It is in the spirit of questioning assumptions that I present a new possibility regarding the military radar data of MH370 above the Malacca Strait: I consider that the captures recorded by the military radar installations might be from two aircraft rather than just from MH370, as I show in the figure above. The motivation for this inquiry is the following facts that taken together cause some concern:

  1. The radar data shown in the Lido Hotel image shows an aircraft following airway N571 at a speed of around 500 kn. The last radar capture is at 18:22:12 just past waypoint MEKAR. (All times here are UTC.)
  2. If MH370 continued following N571 after the last radar capture, at the time of the log-on at 18:25:27, it would be traveling on a track of 296T.
  3. The BTO sequence during the SATCOM log-on suggests that MH370 was not following N571 at 18:25:27 through 18:28:15. However, the final BFO value suggests the plane was flying at around 296T and 500 kn, which would put it roughly parallel to N571.
  4. It is possible that the pilot performed a lateral offset manoeuver of around 12 NM between the last radar capture at 18:22:12 and the log-on request at 18:25:27. However, the manoeuver would have to be fairly well-timed to fit in that period of about three minutes.
  5. If we ignore the military radar data after around 18:02, we can find paths starting from this time that match the BTO and BFO data without the need to invoke the lateral offset manoeuver, as shown in the last post.
  6. The ATSB reports that the military radar data supplied by Malaysia concludes with a position and time at 18:01:49, and then after a 20-minute gap, there is a single capture at 18:22:12. This contradicts the many captures shown in the Lido Hotel image during this 20-minute period. The DSTG also reports that the final radar capture at 18:22:12 was not used to reconstruct possible flight paths.

To investigate this further, I considered a version of the Lido Hotel image that was studied back in May 2014 by IG member Bill Holland, and shown below. Bill enlarged the high-resolution version of the photograph, and he noticed that there were timestamps printed to the right of the targets. (The timestamps refer to local Malaysian time, which is eight hours ahead of UTC.) Although the timestamps were blurred and overlapping, using a timescale that he superimposed as a guide, he could determine what the values were for some of the timestamps. From this, he deduced that the plane’s speed was around 500 kn.

Enlarged Lido Hotel radar image with timestamps added by Bill Holland. (Click to enlarge.)

But there are features in this slide that was never explained. For one, there is a capture at 18:07:06 whose position is about 7.5 NM off of MH370’s path, and also about 2.3 minutes later than the surrounding points. Because this capture doesn’t match the path suggested by the other captures, most of us have assumed it represent a false target, and we have ignored it. Another feature is that there is an explained “hole” in the radar coverage between around 18:07:06 and 18:12:30. The Malaysian officials thought this gap in coverage was important enough to draw a white circle emphasizing it.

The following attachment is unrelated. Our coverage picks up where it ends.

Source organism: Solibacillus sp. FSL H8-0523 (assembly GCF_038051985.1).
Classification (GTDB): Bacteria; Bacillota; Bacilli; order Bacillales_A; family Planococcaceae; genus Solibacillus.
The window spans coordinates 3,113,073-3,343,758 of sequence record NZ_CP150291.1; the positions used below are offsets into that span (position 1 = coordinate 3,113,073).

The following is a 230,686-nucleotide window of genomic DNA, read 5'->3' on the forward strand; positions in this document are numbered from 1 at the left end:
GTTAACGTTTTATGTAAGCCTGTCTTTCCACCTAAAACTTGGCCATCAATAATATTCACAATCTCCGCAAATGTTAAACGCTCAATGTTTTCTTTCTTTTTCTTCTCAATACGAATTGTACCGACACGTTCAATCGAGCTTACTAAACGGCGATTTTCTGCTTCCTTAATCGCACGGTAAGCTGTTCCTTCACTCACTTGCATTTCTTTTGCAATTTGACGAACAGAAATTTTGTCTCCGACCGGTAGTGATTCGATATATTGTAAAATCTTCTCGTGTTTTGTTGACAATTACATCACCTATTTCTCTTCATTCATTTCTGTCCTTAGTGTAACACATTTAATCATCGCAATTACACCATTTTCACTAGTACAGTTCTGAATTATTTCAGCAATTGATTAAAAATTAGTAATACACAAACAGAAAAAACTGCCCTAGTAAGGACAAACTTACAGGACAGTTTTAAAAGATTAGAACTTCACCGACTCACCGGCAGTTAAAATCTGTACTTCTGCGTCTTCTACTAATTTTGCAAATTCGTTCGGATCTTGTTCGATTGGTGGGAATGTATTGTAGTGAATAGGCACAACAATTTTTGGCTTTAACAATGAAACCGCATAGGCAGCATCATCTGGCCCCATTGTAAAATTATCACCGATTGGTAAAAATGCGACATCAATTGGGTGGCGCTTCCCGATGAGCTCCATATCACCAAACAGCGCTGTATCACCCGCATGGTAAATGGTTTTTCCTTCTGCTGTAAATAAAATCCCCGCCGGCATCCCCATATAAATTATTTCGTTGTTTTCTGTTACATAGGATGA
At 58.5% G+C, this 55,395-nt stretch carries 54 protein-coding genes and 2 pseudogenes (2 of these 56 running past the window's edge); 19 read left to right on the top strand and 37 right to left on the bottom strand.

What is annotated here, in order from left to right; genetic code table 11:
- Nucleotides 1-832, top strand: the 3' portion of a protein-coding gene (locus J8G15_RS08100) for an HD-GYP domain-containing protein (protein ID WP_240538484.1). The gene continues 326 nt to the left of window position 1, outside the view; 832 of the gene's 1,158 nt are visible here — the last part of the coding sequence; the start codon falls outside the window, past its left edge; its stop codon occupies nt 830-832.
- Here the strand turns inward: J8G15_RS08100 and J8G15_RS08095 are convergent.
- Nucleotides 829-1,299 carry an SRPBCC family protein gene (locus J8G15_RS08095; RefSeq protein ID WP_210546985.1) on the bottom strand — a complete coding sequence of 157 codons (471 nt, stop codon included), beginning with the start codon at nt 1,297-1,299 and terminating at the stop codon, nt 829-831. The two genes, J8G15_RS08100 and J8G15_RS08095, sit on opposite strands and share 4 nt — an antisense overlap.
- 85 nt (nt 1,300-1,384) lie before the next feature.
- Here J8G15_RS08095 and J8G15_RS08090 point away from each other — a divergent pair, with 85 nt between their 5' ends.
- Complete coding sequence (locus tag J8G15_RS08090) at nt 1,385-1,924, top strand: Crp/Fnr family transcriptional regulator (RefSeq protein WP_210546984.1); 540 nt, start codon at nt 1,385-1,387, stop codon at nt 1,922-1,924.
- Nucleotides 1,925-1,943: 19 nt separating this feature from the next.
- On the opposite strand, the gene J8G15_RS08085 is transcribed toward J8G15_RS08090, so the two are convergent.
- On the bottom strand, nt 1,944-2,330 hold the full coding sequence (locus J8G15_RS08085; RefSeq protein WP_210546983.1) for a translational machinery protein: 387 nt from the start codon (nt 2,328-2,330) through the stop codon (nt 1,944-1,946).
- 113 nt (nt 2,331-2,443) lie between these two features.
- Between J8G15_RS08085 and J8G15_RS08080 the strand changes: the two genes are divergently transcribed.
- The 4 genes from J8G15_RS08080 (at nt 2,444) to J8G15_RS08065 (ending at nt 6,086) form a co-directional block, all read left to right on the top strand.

We can see in the figure that the radar captures that are to the west of the “hole” lie along airway N571 between waypoints VAMPI and MEKAR. We also see that these captures align with the unexplained capture at 18:07:06, suggesting this may represent the path of a second aircraft.

We can also see that the paths of the two aircraft cross in the “hole”. Perhaps the gap in radar coverage is due to the radar’s inability to distinguish and positively identify each target due to proximity. The intersection of paths occurs near the center of this circle, although the aircraft would pass this intersection point at different times.

There are some other interesting aspects of this hypothesis about two aircraft captured by radar. The path of MH370 that is shown in the figure corresponds to a track of about 296T, which is roughly parallel to N571 after MEKAR, yet with an offset to the right from N571 that produces a good match with both the BTO and the BFO data at about 495 kn. So, this theory allows us to match the BFO and BTO data without invoking a precisely timed lateral offset manoeuver. MH370’s path is already spaced to the right of N571.

Another interesting aspect occurs when we extrapolate the path of the second aircraft backwards in time. Doing so, we find that the path crosses a point just to the south of Runway 18 of Butterworth Air Field near Penang. This raises the possibility that the second aircraft departed from from Butterworth and chased MH370.  Richard Godfrey discovered that this point to the south of Butterworth falls very close to waypoint UPTOP.

 We can estimate the speed of the second aircraft by considering the timing and positions of the radar captures that have timestamps of 18:07:06 and 18:13:30, which correspond to the unexplained radar point to the east of the “hole” and another capture after waypoint VAMPI to the west of the “hole”. The distance is about 77 NM, which would mean the second aircraft was flying with a groundspeed of about 722 kn. Assuming a temperature offset from standard conditions of about 14K, this corresponds to Mach 1.07 at sea-level, and Mach 1.21 at FL350. This tells us the second aircraft was not a civilian aircraft. The speeds, although fast, are certainly within the speed capability of modern military fighter jets, including one of the Boeing F/A-18D Hornets based at Butterworth Air Field.

We can also use the timestamps of the targets to the west of the “hole” to determine that the groundspeed of the second aircraft was around 500 kn after it caught MH370. This suggests that the two plane were flying roughly side-by-side, albeit with an estimated lateral separation of about 18 NM.

If this hypothesis considered here is true, it would answer some important questions about the radar data. But it would also raise even more questions about how Malaysia responded to MH370 after it disappeared from civilian radar screens and flew back across the Malay peninsula and above the Malacca Strait. If the theory is correct, it also would raise important questions about why Malaysia chose to keep this high-speed chase a secret.